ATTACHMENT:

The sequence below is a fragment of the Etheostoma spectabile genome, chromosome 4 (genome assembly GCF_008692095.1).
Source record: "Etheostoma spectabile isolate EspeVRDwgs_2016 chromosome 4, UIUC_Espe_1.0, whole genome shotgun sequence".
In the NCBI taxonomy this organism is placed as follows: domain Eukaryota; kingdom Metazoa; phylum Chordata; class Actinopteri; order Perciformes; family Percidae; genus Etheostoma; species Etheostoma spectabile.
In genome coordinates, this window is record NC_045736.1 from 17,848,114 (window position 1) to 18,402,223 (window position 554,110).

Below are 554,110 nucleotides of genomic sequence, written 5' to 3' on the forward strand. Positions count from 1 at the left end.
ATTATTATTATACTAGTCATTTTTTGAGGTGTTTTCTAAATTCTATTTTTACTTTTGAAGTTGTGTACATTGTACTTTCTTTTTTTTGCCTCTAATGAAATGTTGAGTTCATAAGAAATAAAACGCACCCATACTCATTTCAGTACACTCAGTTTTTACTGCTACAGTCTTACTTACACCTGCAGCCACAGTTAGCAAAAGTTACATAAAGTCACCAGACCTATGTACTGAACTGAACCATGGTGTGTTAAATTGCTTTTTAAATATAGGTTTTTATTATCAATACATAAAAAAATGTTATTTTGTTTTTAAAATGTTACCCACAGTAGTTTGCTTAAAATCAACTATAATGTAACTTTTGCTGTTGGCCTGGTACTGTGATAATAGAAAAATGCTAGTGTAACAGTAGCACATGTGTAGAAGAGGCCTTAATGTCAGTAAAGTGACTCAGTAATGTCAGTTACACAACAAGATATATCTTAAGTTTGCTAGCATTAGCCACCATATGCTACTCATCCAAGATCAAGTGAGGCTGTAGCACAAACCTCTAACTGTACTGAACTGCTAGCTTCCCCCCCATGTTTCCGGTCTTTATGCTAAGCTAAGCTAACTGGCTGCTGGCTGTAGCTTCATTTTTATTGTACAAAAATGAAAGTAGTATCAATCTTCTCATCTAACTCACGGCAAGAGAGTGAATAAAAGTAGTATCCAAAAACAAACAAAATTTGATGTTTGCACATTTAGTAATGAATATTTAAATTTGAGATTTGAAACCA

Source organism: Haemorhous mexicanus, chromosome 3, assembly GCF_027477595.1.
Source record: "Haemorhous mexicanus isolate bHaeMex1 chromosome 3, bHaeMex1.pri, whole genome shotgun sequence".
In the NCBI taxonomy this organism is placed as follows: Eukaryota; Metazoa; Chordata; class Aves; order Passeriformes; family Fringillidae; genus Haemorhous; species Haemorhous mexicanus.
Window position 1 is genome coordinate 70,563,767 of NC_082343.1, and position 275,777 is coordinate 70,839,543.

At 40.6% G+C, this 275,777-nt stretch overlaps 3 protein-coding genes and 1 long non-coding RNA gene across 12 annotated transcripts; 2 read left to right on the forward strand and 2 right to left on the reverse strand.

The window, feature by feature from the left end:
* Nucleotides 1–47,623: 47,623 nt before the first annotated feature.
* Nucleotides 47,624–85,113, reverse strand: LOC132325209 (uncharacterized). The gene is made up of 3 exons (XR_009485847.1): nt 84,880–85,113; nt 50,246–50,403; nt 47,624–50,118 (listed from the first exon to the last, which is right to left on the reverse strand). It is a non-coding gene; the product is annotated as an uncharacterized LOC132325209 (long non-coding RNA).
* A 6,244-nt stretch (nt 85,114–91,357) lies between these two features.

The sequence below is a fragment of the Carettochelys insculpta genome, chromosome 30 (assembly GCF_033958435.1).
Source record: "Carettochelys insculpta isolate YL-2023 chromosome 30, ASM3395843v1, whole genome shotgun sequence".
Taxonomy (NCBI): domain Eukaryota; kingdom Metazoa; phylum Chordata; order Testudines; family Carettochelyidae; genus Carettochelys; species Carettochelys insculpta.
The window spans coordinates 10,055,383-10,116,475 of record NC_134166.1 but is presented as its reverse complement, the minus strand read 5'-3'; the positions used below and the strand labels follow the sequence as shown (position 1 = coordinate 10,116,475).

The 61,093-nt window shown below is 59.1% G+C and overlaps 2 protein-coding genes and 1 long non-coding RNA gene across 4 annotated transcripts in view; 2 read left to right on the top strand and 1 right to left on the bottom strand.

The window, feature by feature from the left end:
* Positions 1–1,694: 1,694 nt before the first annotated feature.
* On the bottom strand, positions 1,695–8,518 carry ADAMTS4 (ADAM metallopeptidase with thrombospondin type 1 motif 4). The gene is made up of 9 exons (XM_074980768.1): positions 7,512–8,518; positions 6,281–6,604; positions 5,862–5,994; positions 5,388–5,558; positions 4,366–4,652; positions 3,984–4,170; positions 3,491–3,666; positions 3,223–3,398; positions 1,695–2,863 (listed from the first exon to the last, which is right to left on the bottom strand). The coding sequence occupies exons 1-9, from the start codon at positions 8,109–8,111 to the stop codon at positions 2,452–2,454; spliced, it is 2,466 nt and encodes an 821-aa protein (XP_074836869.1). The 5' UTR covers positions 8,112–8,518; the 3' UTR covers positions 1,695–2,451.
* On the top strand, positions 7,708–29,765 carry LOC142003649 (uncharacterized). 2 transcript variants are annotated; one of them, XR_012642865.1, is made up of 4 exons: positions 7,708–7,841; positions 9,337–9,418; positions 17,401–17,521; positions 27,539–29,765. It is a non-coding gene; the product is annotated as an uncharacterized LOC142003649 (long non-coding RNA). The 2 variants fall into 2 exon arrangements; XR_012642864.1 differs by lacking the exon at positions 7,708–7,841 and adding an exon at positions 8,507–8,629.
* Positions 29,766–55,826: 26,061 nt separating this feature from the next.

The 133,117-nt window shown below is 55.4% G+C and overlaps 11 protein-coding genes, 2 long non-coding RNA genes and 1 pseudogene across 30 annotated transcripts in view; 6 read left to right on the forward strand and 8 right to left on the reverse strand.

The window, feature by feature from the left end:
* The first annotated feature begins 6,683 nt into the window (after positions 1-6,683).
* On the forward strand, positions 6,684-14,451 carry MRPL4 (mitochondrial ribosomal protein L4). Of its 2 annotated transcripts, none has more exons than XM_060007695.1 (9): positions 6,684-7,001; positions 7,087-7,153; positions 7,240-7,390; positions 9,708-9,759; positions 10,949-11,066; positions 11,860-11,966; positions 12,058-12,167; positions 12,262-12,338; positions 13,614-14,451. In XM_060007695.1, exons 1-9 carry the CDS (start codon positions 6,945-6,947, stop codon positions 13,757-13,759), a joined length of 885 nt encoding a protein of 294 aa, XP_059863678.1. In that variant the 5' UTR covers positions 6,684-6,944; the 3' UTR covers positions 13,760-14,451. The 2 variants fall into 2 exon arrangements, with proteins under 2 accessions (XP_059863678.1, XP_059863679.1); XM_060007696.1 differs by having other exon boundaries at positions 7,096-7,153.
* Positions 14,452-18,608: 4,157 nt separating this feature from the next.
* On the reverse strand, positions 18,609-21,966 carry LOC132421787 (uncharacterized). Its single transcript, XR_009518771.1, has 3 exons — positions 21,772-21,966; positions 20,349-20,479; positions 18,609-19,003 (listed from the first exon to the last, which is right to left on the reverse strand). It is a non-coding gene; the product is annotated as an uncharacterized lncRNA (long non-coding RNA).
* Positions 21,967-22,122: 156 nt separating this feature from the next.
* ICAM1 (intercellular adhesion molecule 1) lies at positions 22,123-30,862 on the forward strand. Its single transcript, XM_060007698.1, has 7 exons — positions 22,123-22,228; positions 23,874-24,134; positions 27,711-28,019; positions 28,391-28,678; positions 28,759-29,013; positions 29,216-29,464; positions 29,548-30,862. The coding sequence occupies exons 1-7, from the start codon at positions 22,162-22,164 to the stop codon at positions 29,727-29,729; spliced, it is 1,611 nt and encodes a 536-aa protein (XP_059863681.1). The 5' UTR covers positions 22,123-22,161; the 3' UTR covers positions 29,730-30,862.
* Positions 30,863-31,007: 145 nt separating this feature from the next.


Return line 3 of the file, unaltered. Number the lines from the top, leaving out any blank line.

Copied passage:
In the NCBI taxonomy this organism is placed as follows: domain Eukaryota; kingdom Metazoa; phylum Chordata; class Actinopteri; order Perciformes; family Percidae; genus Etheostoma; species Etheostoma spectabile.